Keston Hiura is having an odd season. His significant reverse platoon splits are well-documented, but that’s not the only aspect of his performance that stands out.
Among hitters with at least 100 plate appearances this season, Hiura ranks second with a 60.4% three-true-outcome rate. He and Joey Bart are the only two hitters to eclipse 60%. That means that well over half of Hiura’s plate appearances this season are ending in a walk, strikeout, or home run.
Such a profile dramatically differs from the complete hitter Hiura was advertised to be when the Brewers drafted him ninth overall in 2017. Scouts praised his bat speed, timing, power and ability to go to all fields.
Instead, the Brewers currently have a hitter who more closely resembles the dollar store version of Joey Gallo.
The first signs that Hiura would not live up to some scouts’ expectations were on display in his rookie season. While he slashed a strong .303/.368/.570 (139 wRC+), he struck out 30.7% of the time.
The swing and miss issues only worsened from there. Hiura’s strikeout rate ballooned to 34.6% in 2020 and 39.1% in 2021. His performance continued to deteriorate to the point where he spent most of the second half of last season in Triple-A.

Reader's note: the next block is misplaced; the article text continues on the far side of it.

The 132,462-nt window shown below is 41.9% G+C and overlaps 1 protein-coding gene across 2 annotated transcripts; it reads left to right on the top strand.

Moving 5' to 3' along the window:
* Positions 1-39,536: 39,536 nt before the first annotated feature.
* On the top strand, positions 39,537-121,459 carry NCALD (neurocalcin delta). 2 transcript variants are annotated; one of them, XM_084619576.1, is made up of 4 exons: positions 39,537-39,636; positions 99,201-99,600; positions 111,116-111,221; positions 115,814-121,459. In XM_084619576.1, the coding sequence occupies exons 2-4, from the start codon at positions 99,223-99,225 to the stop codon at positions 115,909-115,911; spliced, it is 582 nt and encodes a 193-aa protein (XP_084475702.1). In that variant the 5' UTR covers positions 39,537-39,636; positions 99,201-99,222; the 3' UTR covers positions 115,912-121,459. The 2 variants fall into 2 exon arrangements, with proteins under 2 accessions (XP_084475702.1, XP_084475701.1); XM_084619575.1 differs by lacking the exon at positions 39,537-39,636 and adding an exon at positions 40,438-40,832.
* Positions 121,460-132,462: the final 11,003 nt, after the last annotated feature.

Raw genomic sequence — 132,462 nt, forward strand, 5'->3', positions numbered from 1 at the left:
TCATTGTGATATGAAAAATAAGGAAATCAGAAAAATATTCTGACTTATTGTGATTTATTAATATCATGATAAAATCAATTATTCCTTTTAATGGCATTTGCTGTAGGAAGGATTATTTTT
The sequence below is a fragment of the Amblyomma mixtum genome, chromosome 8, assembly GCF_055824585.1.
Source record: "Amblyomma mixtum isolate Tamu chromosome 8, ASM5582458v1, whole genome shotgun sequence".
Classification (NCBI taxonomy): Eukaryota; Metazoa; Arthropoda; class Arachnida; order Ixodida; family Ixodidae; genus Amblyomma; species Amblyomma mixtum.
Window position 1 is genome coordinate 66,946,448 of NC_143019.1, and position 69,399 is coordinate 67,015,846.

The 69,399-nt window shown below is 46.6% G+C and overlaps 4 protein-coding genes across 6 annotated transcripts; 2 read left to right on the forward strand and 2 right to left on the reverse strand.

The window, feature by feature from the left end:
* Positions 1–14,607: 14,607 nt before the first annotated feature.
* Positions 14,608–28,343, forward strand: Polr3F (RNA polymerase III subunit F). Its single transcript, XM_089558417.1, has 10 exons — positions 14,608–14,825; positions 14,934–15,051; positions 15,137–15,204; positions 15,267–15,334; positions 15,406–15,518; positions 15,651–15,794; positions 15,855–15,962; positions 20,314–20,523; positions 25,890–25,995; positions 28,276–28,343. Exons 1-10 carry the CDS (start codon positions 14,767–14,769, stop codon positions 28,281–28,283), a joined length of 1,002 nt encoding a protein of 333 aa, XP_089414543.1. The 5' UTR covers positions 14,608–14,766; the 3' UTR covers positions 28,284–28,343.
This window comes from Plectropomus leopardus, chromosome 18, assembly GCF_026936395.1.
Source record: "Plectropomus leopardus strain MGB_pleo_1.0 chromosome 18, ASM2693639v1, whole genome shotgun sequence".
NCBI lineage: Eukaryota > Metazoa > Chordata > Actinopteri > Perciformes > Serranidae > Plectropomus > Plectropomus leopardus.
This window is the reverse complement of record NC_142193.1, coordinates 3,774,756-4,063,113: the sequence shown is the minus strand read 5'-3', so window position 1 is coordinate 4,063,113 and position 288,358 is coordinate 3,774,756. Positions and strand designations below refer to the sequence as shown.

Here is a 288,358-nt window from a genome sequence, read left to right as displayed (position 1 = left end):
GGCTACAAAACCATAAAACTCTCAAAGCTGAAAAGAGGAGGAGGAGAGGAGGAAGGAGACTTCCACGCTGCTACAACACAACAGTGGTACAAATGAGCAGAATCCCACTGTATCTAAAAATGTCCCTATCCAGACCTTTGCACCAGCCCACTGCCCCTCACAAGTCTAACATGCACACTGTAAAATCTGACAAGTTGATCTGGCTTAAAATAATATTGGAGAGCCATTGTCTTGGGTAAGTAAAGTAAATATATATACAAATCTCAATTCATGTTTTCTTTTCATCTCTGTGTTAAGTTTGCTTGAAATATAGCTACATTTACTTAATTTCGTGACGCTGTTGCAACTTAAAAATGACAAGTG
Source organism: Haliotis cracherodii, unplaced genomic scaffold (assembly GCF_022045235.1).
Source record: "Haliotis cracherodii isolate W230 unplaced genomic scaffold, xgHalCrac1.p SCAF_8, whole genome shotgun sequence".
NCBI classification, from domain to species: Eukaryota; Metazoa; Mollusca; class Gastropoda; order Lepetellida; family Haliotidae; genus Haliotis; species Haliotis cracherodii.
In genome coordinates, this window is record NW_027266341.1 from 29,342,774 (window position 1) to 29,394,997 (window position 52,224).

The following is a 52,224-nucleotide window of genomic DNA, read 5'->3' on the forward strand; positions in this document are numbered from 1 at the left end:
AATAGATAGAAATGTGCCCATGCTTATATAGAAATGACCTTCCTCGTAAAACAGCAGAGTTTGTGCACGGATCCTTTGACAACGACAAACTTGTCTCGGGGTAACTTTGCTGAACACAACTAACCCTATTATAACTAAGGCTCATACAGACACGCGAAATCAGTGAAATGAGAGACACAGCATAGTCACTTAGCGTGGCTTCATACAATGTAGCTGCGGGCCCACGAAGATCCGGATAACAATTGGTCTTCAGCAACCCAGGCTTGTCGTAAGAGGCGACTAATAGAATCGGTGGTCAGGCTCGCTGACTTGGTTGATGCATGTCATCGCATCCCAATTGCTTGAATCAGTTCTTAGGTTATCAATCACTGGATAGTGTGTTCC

What remained consistent was Hiura’s ability to crush the baseball when he made contact. He posted a 13.5% barrel rate as a rookie, which increased to 14.2% and 15.2% the following two seasons.
Last season, Hiura was swinging and missing at historic rates. Combine that with impressive numbers when he put the ball in play, and it became apparent that a power-centric approach was his best path to success.
It appears both the Brewers and Hiura realized this and have begun adjusting accordingly. As the season has progressed, it has become increasingly clear that he is leaning into a three-true-outcomes approach.
The first piece of evidence is in Hiura’s plate appearances.
Two of the three outcomes—strikeouts and home runs—have been present for his entire career, but he was missing the walks. Over his first three seasons, Hiura drew free passes at a below-average 7% clip.
This season, Hiura is walking 11.1% of the time. For the first time in his career, his swing rate on pitches outside the strike zone is lower than the league average.
Meanwhile, Hiura is destroying the ball when he puts it in play. He is currently boasting career-highs in barrel rate (16.9%), average exit velocity (93.1 mph), and expected wOBA on contact (.552). He would be near the top of the league in all those categories if he had enough plate appearances to qualify.
A comment from Craig Counsell in a postgame press conference from early June also hints that Hiura has embraced a three-true-outcomes style of hitting.